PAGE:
AbstractBackground It is estimated that 5% of patients with sarcoidosis have clinically manifest cardiac involvement, although autopsy and imaging studies suggest a significantly higher prevalence of cardiac involvement. There is a paucity of contemporary data on the risk of adverse cardiac outcomes, particularly heart failure (HF), in patients with sarcoidosis. Objectives The purpose of this study was to examine the long-term risk of HF and other adverse cardiac outcomes in patients with sarcoidosis compared with matched control subjects. Methods In this cohort study, all patients age ≥18 years with newly diagnosed sarcoidosis (1996 to 2016) were identified through Danish nationwide registries and matched 1:4 by age, sex, and comorbidities with control subjects from the background population without sarcoidosis. Results Of the 12,042 patients diagnosed with sarcoidosis, 11,834 patients were matched with 47,336 subjects from the background population (median age: 42.8 years [25th to 75th percentile: 33.1 to 55.8 years], 54.3% men). The median follow-up was 8.2 years. Absolute 10-year risks of outcomes were as follows: HF: 3.18% (95% confidence interval [CI]: 2.83% to 3.57%) for sarcoidosis patients and 1.72% (95% CI: 1.58% to 1.86%) for the background population; the composite of ICD implantation, ventricular arrhythmias, and cardiac arrest: 0.96% (95% CI: 0.77% to 1.18%) for sarcoidosis patients and 0.45% (95% CI: 0.38% to 0.53%) for the background population; the composite of pacemaker implantation, atrioventricular block, and sinoatrial dysfunction: 0.94% (95% CI: 0.75% to 1.16%) for sarcoidosis patients and 0.51% (95% CI: 0.44% to 0.59%) for the background population; atrial fibrillation or flutter: 3.44% (95% CI: 3.06% to 3.84%) for sarcoidosis patients and 2.66% (95% CI: 2.49% to 2.84%) for the background population; and all-cause mortality: 10.88% (95% CI: 10.23% to 11.55%) for sarcoidosis patients and 7.43% (95% CI: 7.15% to 7.72%) for the background population. Conclusions Patients with sarcoidosis had a higher associated risk of HF and other adverse cardiac outcomes compared with matched control subjects.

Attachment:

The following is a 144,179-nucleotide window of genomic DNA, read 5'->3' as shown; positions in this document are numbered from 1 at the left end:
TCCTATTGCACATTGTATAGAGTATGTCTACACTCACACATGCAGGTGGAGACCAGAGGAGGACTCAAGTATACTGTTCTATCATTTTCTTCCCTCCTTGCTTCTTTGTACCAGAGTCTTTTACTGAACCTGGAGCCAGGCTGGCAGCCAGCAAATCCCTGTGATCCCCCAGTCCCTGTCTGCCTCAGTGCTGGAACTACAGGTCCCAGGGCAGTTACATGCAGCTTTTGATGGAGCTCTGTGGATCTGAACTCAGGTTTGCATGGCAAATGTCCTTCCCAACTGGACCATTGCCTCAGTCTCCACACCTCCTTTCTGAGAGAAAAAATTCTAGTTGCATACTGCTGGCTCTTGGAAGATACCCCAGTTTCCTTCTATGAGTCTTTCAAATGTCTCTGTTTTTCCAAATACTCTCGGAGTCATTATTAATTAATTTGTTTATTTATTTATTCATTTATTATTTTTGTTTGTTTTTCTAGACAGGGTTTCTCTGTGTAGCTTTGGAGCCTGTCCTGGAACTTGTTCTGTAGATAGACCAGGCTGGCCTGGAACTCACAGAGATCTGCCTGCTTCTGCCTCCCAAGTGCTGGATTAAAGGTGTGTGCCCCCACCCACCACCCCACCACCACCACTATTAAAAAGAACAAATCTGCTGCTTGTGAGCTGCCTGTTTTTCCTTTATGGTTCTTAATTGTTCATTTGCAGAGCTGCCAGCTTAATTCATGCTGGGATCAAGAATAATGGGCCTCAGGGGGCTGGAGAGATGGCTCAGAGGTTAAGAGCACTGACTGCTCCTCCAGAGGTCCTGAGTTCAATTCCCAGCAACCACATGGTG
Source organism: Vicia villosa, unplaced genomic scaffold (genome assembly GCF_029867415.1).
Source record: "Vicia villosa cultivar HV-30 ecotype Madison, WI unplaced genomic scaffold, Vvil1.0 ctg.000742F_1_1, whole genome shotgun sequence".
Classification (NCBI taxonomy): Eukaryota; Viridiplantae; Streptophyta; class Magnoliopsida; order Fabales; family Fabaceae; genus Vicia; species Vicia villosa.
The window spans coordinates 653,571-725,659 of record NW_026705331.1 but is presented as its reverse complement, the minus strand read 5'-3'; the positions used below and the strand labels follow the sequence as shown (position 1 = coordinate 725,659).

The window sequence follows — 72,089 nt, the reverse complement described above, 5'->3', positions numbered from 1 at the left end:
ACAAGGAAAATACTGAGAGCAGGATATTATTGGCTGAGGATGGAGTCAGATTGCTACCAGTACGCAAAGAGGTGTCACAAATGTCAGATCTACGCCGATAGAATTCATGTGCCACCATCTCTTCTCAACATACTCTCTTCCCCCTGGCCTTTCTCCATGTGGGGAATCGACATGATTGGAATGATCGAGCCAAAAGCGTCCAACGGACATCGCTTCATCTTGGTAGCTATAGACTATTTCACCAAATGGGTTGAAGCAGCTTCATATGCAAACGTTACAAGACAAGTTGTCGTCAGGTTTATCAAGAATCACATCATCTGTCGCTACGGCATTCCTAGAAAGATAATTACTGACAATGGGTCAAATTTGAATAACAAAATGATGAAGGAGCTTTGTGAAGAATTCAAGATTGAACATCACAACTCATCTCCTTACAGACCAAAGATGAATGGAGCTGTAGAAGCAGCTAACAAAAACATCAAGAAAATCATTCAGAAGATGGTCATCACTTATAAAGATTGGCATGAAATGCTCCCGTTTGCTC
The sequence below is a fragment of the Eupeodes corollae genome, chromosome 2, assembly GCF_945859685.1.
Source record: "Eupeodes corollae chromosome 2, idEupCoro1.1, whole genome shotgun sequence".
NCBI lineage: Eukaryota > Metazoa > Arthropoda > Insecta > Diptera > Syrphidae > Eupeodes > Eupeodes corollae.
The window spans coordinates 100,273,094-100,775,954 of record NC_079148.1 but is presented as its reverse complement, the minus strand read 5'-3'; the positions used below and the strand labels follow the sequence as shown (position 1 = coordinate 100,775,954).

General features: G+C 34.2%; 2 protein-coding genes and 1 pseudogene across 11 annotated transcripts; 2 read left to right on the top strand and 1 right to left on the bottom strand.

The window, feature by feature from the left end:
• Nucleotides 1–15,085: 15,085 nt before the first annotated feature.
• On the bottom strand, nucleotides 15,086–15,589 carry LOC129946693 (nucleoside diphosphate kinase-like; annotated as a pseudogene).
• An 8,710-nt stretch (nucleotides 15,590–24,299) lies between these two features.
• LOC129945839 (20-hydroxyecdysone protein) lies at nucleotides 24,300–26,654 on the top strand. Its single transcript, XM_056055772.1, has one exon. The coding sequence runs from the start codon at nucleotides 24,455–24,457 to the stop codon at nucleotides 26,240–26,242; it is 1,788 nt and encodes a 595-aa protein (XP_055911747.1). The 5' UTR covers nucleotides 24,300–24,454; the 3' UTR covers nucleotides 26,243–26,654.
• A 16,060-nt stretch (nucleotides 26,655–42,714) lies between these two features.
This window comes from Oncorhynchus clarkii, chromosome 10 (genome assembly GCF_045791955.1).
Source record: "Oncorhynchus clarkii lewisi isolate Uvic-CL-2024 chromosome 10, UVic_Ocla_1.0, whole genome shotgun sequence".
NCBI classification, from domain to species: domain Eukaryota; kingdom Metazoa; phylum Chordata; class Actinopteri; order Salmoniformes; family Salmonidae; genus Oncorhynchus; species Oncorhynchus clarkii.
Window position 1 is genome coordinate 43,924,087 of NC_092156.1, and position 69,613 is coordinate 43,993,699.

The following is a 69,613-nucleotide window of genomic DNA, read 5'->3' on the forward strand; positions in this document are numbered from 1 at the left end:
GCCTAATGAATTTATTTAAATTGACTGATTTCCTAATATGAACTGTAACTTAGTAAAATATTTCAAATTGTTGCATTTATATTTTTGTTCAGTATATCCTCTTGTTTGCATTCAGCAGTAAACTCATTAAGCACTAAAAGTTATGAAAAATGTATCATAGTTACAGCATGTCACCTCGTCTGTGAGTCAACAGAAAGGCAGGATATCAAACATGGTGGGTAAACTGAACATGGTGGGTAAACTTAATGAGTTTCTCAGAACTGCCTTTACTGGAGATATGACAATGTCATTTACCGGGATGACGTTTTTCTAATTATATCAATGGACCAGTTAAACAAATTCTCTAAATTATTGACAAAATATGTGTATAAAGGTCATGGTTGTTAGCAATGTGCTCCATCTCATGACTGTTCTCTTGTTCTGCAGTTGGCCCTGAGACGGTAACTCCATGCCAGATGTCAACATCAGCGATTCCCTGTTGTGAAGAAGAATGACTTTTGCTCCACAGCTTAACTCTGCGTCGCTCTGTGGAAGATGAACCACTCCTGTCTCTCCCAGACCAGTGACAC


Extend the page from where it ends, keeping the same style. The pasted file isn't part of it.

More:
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Cardiovascular Outcomes in Sarcoidosis
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Lipoprotein(a) and Family History Predict Cardiovascular Disease Risk
AbstractBackground Elevated lipoprotein(a) (Lp[a]) and family history (FHx) of coronary heart disease (CHD) are individually associated with cardiovascular risk, and Lp(a) is commonly measured in those with FHx. Objectives The aim of this study was to determine independent and joint associations of Lp(a) and FHx with atherosclerotic cardiovascular disease (ASCVD) and CHD among asymptomatic subjects. Methods Plasma Lp(a) was measured and FHx was ascertained in 2 cohorts. Elevated Lp(a) was defined as the highest race-specific quintile. Independent and joint associations of Lp(a) and FHx with cardiovascular risk were determined using Cox regression models adjusted for cardiovascular risk factors. Results Among 12,149 ARIC (Atherosclerosis Risk In Communities) participants (54 years, 56% women, 23% black, 44% with FHx), 3,114 ASCVD events were observed during 21 years of follow-up. FHx and elevated Lp(a) were independently associated with ASCVD (hazard ratio [HR]: 1.17; 95% confidence interval [CI]: 1.09 to 1.26, and HR: 1.25; 95% CI: 1.12 to 1.40, respectively), and no Lp(a)-by-FHx interaction was noted (p = 0.75). Compared with subjects without FHx and nonelevated Lp(a), those with either elevated Lp(a) or FHx were at a higher ASCVD risk, while those with both had the highest risk (HR: 1.43; 95% CI: 1.27 to 1.62). Similar findings were observed for CHD risk in ARIC, in analyses stratified by premature FHx, and in an independent cohort, the DHS (Dallas Heart Study). Presence of both elevated Lp(a) and FHx resulted in greater improvement in ASCVD and CHD risk reclassification and discrimination indexes than either marker alone. Conclusions Elevated plasma Lp(a) and FHx have independent and additive joint associations with cardiovascular risk and may be useful concurrently for guiding primary prevention therapy decisions.
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Family History and Lipoprotein(a) Contribute Independently to Risk Assessment and Clinical Management
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Heart Rhythm